American Academy of Pediatrics National Conference and Exhibition
American Academy of Pediatrics National Conference and Exhibition
November 04, 2018
2 min read
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Most children cannot tell real guns from toy guns

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ORLANDO, Fla. — Most parents and caregivers said in a recent survey that their children could tell a toy gun from a real gun. However, less than half of children could distinguish between them in side-by-side photos.

Researchers said the findings underscore the importance of safe gun storage, considering that one in three children live in a home with a firearm.

Over a 3-month period, Kiesha Fraser Doh, MD, FAAP, an assistant professor of pediatrics and an emergency medicine physician at Emory University School of Medicine, and colleagues surveyed almost 300 caregiver-child pairs visiting one of three pediatric EDs — two suburban and one urban — in the Southeastern United States. The caregivers were English speaking, and their children were aged 7 to 17 years.

One-quarter of caregivers were gun owners, and 79% were female. Gun owners were significantly more likely than non-gun owners to be white (P < .0001), have an annual income greater than $50,000 (P < .0001), and some college education (P = .0258). Additionally, gun owners were more likely to allow their children play with a toy gun (50% vs. 26%; P < .01), discuss firearm safety with their children (86% vs 58%; P < .001), and believe their children could correctly identify a real gun vs. a toy gun (86% vs 58%; P = .01).

Children, regardless of whether their caregivers owned guns, also felt confident that they could identify a real gun (79% of children of gun owners and 76% of children of non-gun owners). However, when children were presented with images of a real gun and a toy gun, less than half in both groups correctly identified the real gun. Regardless of gun ownership, more than 80% of respondents supported firearm safety legislation.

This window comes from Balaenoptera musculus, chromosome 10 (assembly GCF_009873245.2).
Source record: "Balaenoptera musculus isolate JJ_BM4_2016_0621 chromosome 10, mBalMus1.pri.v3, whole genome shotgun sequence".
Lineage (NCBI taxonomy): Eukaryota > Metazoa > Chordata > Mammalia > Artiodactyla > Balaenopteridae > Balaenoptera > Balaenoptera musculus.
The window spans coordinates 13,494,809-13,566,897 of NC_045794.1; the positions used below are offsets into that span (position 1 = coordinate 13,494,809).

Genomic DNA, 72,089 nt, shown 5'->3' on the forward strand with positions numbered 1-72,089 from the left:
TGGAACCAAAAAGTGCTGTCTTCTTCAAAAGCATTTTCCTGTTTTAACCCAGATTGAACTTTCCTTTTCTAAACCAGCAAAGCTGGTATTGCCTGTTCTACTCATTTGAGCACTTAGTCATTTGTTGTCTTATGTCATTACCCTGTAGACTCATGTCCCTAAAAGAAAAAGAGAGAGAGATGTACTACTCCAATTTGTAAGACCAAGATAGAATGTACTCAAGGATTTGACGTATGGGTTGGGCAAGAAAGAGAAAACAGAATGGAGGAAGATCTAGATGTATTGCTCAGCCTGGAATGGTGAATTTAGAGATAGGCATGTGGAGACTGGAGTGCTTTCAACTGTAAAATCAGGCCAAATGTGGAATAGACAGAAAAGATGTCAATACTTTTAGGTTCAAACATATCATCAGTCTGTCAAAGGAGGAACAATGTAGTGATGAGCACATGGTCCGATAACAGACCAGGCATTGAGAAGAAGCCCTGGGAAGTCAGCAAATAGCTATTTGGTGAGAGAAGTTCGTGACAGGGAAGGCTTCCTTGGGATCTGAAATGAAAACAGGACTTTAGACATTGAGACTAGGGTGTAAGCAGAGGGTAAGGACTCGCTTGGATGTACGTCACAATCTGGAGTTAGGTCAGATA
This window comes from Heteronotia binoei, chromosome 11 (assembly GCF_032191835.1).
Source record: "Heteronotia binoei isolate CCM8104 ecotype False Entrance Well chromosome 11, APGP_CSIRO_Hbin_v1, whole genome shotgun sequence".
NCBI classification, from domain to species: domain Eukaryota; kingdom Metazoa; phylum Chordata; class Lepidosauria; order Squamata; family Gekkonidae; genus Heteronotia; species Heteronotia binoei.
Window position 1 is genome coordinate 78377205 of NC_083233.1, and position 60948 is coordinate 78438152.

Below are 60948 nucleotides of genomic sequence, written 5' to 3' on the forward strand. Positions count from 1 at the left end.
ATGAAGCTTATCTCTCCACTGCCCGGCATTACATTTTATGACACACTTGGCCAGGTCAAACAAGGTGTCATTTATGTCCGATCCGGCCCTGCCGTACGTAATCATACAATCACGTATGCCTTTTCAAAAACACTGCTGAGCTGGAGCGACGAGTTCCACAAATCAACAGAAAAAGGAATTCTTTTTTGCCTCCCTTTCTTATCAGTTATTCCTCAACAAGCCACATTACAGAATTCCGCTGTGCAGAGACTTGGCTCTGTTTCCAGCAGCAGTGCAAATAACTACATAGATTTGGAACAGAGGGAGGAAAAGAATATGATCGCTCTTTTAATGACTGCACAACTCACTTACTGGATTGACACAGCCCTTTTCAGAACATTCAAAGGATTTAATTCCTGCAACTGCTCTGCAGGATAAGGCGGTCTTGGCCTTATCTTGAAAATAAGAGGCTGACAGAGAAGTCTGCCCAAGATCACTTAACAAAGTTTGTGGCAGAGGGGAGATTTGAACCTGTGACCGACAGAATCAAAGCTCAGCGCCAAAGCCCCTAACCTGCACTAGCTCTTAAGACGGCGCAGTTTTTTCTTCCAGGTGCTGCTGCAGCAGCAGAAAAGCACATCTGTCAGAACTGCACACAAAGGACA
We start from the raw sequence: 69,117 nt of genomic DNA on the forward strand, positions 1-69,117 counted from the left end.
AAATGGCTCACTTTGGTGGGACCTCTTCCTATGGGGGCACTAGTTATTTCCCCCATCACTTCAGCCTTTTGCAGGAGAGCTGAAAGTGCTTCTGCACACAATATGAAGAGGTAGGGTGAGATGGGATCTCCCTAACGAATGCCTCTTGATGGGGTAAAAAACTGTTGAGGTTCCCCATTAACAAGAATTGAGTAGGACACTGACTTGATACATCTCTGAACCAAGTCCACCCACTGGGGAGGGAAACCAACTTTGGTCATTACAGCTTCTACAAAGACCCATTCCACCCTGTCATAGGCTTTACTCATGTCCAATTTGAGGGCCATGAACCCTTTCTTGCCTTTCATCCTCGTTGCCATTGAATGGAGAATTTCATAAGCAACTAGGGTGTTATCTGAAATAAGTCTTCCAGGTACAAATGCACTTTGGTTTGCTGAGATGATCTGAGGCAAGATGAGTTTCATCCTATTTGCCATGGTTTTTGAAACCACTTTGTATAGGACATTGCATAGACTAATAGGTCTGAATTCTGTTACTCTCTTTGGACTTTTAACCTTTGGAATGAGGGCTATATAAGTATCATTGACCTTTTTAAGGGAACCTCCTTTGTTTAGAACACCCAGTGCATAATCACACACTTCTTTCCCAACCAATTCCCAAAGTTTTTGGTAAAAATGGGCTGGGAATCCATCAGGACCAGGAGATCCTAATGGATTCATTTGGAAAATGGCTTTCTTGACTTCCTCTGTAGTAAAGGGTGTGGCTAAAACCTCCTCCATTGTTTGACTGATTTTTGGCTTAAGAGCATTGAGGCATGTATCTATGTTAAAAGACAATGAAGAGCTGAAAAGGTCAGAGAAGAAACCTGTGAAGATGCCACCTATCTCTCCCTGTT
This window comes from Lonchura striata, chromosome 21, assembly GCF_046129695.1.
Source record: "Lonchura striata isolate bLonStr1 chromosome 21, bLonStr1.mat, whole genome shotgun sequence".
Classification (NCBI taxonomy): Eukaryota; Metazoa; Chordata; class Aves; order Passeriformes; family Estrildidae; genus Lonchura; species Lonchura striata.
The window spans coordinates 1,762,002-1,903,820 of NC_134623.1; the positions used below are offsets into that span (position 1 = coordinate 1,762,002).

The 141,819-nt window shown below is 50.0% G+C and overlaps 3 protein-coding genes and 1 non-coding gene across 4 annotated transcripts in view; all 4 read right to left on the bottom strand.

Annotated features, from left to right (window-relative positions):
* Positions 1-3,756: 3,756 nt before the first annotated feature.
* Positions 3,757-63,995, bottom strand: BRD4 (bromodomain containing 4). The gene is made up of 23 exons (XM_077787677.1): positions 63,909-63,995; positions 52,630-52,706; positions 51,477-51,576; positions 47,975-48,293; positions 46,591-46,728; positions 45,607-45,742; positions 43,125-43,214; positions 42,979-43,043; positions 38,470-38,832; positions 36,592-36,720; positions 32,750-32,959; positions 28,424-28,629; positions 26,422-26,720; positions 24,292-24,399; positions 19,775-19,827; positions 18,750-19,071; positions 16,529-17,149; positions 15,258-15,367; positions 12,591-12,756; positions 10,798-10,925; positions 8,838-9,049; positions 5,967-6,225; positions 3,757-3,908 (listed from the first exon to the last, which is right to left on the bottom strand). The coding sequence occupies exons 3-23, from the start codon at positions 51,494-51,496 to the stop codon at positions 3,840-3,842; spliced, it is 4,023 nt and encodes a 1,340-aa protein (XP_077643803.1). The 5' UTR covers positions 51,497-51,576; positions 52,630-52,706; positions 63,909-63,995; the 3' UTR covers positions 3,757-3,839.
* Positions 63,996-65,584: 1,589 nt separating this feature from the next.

The researchers also noted that few caregivers (5.1%) felt their child could obtain a gun in 24 hours, whereas 14% of children whose caregivers owned guns and 4% of children whose caregivers did not own guns said they could obtain a gun 24 hours (P = .003).

Among the caregivers who owned guns — most of them surveyed at suburban hospitals — only 34% stored their guns locked, unloaded and separate from ammunition, which is recommended by the AAP. Furthermore, among children with guns at home, 53% knew where they were stored and 45% knew where the ammunition was stored, according to an accompanying press release.

“One of the most dramatic findings was how easily caregivers and children can confuse real guns with today’s realistic-looking toy guns,” Doh said in the release. “Especially considering gun owners surveyed were nearly twice as likely as non-gun owners to let their children play with toy guns, safe storage of firearms in homes where children play is critical.” – by John Schoen

References:

Doh KF, et al. A comparison of parental firearm storage patterns and children’s access to firearms. Presented at: American Academy of Pediatrics National Conference & Exhibition; Nov. 2-6, 2018; Orlando, Fla.

Disclosure: Doh reports no relevant financial disclosures.